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Dennis Miller wows Moontower crowd with politically-charged humor

Staff Writer
Austin 360

By Dale Roe

Editor’s note: This article was originally published April 24, 2014

When’s the last time you were at a public event in Austin where Ayn Rand was cheered and Nancy Pelosi loudly booed?

Such was the crowd at the Dennis Miller headlining show Thursday at the Paramount Theatre, part of the 3rd Annual Moontower Comedy and Oddity Festival, where all 1,200 of the city’s conservatives seemed to be in attendance.

Comedy and oddity? For liberal Austin, Miller was both.

The former “Saturday Night Live” star and current syndicated radio host walked onstage to tumultuous applause, then reached up and lowered the microphone a yard or so from his opening act, Mac Blake (more about him later).

He lauded Blake’s act, describing him as “Vince Vaughn meets John Corbett.” Knowing Miller’s penchant for deep-cut historical and pop culture references, he could have been referring to John Corbett the 19th century English industrialist, John Corbett the turn of the century boxer, John Corbett the British Admiral, John Corbett the football coach or, most likely, John Corbett the actor.

It didn’t take long for the right-leaning comic (he says he’s conservative on some issues and liberal on others) to get political. Environmentalists bore the early brunt of his routine. He took on global warming; compact fluorescent bulbs (I’m not going to buy those curly-q lightbulbs where, if I drop one, I have to drag out the [expletive] E.T. tent to clean it up”); and Al Gore (“He has a bigger carbon footprint than Emmett Kelly with plantar fasciitis”) among other targets.

He dropped the politics for awhile, delivering great lines on the Spurs (“they hit more 3s than Bill Clinton when there were no 4s available”); the Air and Space Museum (“Not as empty as they make it sound”); and Bruce Jenner (“When did he become Mr. Dysdale’s secretary?”)

On seeing piles of jeans at CostCo with 46-inch waists and 32-inch inseams, Miller said, “I guess the Penguin’s going to a dude ranch.”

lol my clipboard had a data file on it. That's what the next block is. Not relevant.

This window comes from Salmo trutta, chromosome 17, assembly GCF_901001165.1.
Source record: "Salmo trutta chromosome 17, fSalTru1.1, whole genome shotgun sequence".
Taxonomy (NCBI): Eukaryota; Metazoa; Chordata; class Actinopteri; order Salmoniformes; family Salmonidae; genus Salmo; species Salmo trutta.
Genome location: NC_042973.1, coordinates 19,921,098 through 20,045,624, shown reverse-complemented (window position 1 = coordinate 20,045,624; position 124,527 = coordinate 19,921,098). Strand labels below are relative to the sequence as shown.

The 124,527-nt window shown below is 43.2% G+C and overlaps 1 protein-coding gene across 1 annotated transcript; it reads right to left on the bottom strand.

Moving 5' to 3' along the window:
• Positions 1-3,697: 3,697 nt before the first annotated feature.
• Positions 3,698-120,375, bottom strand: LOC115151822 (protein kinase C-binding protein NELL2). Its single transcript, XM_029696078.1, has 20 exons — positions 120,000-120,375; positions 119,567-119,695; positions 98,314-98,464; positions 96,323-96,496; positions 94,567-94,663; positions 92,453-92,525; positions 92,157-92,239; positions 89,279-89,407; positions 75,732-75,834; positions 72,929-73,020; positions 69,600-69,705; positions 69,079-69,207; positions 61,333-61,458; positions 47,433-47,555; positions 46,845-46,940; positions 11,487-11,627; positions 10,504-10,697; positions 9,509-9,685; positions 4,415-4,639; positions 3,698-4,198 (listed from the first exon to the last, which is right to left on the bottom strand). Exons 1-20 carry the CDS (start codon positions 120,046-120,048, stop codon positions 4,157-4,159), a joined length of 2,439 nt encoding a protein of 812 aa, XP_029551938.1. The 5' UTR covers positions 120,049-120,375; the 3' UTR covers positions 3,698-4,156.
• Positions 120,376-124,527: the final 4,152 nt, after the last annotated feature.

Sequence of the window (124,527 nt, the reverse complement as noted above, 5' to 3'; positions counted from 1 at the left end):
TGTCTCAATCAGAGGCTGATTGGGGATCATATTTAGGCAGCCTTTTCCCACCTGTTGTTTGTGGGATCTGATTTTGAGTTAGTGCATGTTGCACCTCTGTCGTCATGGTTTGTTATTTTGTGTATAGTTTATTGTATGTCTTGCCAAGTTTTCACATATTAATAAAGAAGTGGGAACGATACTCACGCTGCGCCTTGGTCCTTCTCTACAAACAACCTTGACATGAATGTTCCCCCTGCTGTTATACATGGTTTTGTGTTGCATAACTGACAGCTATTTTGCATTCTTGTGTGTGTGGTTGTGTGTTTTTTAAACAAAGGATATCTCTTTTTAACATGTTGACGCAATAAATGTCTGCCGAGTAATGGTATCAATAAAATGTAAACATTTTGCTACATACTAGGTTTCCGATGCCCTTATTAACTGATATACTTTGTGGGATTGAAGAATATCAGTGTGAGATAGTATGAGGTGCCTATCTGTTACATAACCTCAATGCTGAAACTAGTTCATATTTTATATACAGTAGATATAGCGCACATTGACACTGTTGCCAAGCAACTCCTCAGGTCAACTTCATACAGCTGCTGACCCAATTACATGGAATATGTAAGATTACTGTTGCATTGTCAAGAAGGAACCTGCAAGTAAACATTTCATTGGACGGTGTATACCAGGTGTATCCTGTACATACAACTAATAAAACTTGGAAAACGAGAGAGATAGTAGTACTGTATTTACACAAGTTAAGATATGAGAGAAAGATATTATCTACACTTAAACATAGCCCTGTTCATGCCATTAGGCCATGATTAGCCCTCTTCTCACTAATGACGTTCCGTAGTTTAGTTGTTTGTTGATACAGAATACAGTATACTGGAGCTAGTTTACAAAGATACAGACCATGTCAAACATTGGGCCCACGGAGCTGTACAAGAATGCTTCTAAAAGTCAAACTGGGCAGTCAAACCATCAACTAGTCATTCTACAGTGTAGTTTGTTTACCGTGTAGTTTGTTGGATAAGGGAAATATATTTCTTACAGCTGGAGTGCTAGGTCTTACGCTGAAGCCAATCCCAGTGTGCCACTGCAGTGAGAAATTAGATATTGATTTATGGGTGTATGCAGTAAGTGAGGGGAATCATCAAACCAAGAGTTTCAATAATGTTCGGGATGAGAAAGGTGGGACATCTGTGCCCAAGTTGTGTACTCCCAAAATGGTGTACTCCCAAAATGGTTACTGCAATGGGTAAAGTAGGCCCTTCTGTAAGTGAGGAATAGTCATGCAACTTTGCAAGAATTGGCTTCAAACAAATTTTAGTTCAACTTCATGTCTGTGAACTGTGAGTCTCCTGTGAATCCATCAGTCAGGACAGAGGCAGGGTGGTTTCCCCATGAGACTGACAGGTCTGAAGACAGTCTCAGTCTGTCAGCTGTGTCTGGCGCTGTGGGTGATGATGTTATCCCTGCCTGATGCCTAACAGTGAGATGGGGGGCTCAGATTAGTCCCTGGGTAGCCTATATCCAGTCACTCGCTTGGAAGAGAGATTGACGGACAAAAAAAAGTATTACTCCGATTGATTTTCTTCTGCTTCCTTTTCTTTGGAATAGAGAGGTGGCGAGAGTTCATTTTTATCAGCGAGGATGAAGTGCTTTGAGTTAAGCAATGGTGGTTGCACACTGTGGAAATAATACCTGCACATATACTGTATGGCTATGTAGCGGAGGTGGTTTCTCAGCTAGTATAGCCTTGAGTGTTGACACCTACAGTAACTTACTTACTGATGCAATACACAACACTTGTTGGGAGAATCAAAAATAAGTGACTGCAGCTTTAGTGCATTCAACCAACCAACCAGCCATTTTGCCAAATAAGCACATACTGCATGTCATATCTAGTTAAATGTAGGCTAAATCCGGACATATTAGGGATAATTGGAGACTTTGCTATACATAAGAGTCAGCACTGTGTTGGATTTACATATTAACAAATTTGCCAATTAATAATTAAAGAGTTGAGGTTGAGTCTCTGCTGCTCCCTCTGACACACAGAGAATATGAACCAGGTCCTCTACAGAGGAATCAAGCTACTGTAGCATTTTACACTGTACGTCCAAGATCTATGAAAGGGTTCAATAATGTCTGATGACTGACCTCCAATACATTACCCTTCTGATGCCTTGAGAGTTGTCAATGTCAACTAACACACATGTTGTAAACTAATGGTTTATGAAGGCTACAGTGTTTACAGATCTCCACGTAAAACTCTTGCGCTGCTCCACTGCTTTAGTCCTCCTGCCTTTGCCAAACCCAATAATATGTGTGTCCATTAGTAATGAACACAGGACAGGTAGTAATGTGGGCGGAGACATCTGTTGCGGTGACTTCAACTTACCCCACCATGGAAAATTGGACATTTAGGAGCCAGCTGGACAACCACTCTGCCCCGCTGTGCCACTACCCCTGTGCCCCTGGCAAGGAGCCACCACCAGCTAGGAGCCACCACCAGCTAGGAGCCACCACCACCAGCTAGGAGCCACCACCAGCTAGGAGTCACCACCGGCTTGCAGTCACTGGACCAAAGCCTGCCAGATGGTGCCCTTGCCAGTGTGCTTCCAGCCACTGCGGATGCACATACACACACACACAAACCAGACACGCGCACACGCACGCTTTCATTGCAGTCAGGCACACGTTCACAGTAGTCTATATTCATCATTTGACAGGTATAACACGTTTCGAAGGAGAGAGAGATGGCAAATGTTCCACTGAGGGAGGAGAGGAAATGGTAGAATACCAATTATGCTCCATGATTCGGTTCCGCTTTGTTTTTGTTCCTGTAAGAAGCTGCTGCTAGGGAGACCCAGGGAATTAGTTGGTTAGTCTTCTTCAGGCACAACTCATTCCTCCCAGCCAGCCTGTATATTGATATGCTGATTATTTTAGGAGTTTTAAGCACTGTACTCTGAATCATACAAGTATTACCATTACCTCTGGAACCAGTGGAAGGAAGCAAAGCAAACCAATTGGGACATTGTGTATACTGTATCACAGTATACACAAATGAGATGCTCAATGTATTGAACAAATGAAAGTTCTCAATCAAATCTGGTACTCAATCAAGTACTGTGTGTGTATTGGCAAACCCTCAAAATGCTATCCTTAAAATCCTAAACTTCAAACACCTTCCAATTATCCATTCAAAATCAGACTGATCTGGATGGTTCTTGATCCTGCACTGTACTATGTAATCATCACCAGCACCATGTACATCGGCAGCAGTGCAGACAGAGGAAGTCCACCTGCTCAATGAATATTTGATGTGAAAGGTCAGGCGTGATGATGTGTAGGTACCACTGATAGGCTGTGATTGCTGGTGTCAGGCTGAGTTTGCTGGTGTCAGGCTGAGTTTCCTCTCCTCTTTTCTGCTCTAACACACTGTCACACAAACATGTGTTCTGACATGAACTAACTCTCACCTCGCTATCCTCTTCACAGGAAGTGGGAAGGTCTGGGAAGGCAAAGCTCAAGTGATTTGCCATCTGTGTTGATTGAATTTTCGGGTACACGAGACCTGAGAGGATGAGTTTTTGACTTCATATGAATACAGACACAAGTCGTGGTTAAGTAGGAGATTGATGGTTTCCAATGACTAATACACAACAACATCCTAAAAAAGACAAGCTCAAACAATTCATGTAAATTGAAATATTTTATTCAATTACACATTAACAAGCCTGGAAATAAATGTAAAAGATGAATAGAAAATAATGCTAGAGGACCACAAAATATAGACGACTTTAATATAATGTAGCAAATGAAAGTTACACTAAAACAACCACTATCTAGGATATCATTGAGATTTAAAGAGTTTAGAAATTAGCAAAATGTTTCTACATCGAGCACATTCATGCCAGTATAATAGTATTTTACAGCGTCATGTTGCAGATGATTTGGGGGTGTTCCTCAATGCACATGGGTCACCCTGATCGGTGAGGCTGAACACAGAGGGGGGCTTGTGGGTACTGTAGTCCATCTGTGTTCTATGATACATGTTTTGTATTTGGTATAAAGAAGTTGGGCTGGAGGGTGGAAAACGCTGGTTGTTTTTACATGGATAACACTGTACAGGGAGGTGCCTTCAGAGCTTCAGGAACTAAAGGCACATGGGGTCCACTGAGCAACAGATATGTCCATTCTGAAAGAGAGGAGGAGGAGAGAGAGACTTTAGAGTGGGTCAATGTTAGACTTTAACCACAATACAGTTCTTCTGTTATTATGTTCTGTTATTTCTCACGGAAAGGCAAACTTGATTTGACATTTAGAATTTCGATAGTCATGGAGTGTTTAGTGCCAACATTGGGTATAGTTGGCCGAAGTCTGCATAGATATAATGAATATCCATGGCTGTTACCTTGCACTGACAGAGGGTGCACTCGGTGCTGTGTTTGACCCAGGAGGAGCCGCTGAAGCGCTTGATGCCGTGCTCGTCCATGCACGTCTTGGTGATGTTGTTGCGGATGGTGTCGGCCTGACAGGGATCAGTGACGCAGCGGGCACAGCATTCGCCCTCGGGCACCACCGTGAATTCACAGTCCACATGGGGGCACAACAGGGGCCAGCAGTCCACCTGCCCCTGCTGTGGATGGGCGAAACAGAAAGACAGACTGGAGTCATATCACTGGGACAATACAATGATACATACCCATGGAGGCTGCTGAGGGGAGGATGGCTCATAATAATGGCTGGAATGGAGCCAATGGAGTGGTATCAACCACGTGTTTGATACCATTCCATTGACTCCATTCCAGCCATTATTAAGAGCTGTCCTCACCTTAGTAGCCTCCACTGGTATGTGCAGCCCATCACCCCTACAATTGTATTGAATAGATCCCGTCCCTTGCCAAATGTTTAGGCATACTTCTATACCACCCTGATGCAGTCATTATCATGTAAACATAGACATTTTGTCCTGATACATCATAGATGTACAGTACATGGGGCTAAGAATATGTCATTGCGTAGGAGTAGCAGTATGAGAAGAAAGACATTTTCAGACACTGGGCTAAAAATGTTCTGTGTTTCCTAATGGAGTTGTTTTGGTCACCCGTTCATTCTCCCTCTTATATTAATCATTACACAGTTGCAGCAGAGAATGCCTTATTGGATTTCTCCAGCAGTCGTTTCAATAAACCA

Miller did not disappoint with those aforementioned references, often stringing them together into lengthy and unwieldy descriptors that he delivered expertly. Here are some of the more memorable among them:

  • “Fitzcarraldo”
  • “The technicolor film classic ‘Boy on a Dolphin’”
  • “Ricola horns”
  • “Yogis on niacin drips”

He made other jokes that might play questionably to an Austin crowd, referring to tattoos and calling body piercers “Johnny Tacklebox.”

Before launching into a more vehement (but no less hilarious) rant on liberals, Miller briefly took his own party to task, comparing the current GOP leadership to “the town elders from ‘Footloose’” and — referring to John Boehner’s crying — calling him “Tammy Faye Boehner.”

In spite of good lines in which, for instance, he compared liberal political strategist James Carville to “a muppet accidentally washed on hot,” the final segment of Miller’s set pushed the envelope.

He referred to liberals as “mindless sycophants” who turn into “raccoons at your recycling bin at 3 a.m.” when confronted. Joe Biden, he said, is “shakier than a rescue dog at Phil Spector’s house.” And referring to a 2010 incident when the head of NASA said that President Obama told him to make “reaching out to the Muslim world” one of the space agency’s top priorities, Miller joked that “Muslims will want to go to the moon the day after the Jews move Jerusalem there.”

The fairly full house laughed gut-bustingly at every word, often cheering and breaking into spontaneous applause, giving the final third of Miller’s show almost more of a political rally feel than that of a stand-up show.

You’ve got to hand it to Miller: he has the courage of his convictions and — agree or disagree with him politically — the guy is an expert at crafting and telling jokes.

Mac Blake, the reigning Funniest Person in Austin, did a great job opening for Miller. It can’t easy trying to entertain a crowd that is clearly there to see somebody else, but you never would have known it from Blake’s hilarious and confident set. One of the best things about Moontower is the intermingling of locals and national names, and Blake did Austin proud.